While Paul Dabbar and DJ Nordquist are entitled to their opinions (“Ford’s pact with Chinese EV battery maker is a sucker punch to American taxpayers”), they need to be based on facts. Unfortunately, most of what they assert about the new electric-vehicle battery factory Ford F, -0.76% plans to build in the United States is wrong.
Nordquist and Dabbar write that the Michigan plant will be a joint venture with Contemporary Amperex Technology Co. Ltd. 300750, +1.52%, CATL will receive U.S. tax dollars, and CATL will run the plant. None of that is true. CATL isn’t investing anything and will have no ownership or control of the plant. CATL will get only a licensing fee from Ford for the right to use battery-chemistry technology that’s owned by and only available from CATL.
The authors suggest that the new plant also is part of China’s Belt and Road infrastructure program. That is not true. China is not involved in this project. However, Ford’s $3.5 billion investment will help fulfill goals of the U.S. Inflation Reduction Act, including to restore domestic innovation and manufacturing and reduce carbon emissions.
They also write that using CATL’s leading technology will harm the U.S. EV battery industry. That isn’t true, either. The world’s 10-largest battery manufacturers are headquartered in Asia, and U.S. automakers rely entirely on imports for lithium iron phosphate, or LFP, EV batteries. This Ford plant will be a big step in expanding the U.S. EV battery industry and, in the process, create 2,500 good-paying jobs in our company’s home state of Michigan.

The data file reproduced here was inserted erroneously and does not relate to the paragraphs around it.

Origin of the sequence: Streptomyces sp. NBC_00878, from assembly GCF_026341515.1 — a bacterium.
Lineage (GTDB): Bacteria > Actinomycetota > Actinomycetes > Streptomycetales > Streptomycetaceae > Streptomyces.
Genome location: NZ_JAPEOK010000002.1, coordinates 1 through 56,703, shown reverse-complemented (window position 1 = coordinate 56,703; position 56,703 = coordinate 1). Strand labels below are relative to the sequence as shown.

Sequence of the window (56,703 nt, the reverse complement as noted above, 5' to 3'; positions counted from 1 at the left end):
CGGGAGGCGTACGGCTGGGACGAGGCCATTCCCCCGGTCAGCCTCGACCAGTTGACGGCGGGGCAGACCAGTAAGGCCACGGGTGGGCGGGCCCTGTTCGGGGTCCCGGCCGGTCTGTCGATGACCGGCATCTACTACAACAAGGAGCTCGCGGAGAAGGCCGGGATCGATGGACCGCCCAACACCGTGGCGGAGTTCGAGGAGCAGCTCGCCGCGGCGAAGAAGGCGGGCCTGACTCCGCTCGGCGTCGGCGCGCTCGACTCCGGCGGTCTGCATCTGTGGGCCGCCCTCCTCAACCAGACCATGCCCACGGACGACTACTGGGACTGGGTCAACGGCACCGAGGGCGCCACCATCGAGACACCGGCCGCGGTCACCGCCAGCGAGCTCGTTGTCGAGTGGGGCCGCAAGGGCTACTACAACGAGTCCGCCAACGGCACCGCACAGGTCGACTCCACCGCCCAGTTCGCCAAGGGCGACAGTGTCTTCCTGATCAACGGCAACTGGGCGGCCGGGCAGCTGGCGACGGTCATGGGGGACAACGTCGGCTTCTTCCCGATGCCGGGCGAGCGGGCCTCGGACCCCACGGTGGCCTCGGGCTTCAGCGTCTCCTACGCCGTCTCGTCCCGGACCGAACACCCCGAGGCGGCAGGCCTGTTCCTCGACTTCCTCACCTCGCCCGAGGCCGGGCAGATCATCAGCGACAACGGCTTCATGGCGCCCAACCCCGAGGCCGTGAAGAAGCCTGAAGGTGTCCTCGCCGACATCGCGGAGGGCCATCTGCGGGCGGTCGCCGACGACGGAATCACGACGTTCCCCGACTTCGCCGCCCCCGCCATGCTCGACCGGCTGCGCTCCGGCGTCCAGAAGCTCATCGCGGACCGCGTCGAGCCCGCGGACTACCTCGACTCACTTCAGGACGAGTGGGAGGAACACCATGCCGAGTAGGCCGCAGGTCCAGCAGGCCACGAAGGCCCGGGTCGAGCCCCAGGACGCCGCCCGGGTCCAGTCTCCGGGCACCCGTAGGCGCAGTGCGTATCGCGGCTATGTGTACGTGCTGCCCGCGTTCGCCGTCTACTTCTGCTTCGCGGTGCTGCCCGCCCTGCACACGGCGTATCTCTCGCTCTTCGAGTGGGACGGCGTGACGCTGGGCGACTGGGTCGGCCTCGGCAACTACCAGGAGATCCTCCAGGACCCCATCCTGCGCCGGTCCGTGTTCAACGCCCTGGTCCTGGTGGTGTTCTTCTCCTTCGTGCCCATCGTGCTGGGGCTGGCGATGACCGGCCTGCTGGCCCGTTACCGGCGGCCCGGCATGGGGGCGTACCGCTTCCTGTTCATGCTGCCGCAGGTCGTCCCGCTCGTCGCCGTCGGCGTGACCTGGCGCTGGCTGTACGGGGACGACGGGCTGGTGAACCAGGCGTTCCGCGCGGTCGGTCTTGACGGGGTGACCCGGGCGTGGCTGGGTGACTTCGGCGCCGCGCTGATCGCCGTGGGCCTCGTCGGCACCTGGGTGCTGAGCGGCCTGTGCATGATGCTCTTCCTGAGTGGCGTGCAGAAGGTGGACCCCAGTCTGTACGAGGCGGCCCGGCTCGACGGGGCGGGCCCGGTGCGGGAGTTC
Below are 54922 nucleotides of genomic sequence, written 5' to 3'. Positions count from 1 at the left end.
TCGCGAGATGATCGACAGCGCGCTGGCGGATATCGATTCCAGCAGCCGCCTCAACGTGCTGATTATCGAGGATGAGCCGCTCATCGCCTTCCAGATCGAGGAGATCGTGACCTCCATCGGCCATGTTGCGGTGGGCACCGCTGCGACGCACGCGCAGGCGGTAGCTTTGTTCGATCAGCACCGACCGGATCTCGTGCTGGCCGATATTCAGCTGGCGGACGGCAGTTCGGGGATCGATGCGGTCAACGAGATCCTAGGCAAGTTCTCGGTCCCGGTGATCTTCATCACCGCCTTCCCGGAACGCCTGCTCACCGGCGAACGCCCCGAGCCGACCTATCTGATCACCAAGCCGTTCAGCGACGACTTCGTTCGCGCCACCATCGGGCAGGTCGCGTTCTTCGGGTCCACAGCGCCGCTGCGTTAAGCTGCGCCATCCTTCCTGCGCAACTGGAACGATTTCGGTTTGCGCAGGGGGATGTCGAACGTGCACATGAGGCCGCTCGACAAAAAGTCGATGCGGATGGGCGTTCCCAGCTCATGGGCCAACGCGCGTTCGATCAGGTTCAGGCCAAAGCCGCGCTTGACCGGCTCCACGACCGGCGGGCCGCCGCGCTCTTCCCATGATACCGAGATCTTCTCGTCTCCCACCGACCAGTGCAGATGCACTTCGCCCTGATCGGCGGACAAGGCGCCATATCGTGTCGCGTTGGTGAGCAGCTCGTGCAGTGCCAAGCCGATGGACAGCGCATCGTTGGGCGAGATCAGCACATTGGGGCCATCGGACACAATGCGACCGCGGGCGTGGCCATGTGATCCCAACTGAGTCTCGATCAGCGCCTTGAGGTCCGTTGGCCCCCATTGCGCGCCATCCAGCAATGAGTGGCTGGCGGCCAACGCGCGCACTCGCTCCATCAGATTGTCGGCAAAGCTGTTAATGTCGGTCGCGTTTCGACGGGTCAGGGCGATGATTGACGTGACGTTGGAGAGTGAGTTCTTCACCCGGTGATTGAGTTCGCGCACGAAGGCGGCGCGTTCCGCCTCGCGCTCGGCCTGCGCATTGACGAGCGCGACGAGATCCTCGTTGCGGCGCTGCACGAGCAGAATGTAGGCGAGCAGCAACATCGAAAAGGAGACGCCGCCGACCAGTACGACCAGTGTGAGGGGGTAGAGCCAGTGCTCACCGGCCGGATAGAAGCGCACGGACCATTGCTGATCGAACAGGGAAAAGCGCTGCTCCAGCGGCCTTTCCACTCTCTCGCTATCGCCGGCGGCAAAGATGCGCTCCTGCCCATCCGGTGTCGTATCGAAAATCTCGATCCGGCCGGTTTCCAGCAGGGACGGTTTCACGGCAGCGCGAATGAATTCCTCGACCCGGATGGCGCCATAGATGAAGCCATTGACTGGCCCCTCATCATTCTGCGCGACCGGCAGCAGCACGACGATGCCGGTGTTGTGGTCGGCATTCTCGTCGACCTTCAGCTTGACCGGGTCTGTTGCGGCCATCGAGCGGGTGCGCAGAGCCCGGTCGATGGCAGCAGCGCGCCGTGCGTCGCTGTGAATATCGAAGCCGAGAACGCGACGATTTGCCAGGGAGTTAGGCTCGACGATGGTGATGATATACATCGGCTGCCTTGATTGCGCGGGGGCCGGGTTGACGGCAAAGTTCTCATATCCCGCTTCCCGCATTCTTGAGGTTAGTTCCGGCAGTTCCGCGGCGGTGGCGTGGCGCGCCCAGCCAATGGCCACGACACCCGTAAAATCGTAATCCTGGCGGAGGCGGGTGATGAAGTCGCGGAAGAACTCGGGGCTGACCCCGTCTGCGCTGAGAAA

“ What Ford is doing by developing this LFP battery plant in Michigan is better for our customers, for our company, and for the U.S. ”
Here’s what is true about the factory: A Ford subsidiary alone will build, own and operate the plant. It will hire and employ people who will produce EV batteries there, incorporating Ford’s own layer of innovation. Those batteries will be installed in Ford vehicles manufactured at other Ford factories, including in the U.S., where we provide work for more hourly employees than any automaker. As a result, high-quality, high-performing EVs will be more affordable to more Ford customers.
Of course, we could have stuck with the status quo and, like Tesla TSLA, -2.01%, Honda Motor 7267, +0.92% and many other auto companies, relied exclusively on importing these batteries from China. Instead, what Ford is doing by developing this LFP battery plant in Michigan is better for our customers, for our company, and for the U.S.
Christopher Smith is chief government affairs officer at Ford Motor Co.
Read the commentary article: Ford’s pact with Chinese EV battery maker is a sucker punch to American taxpayers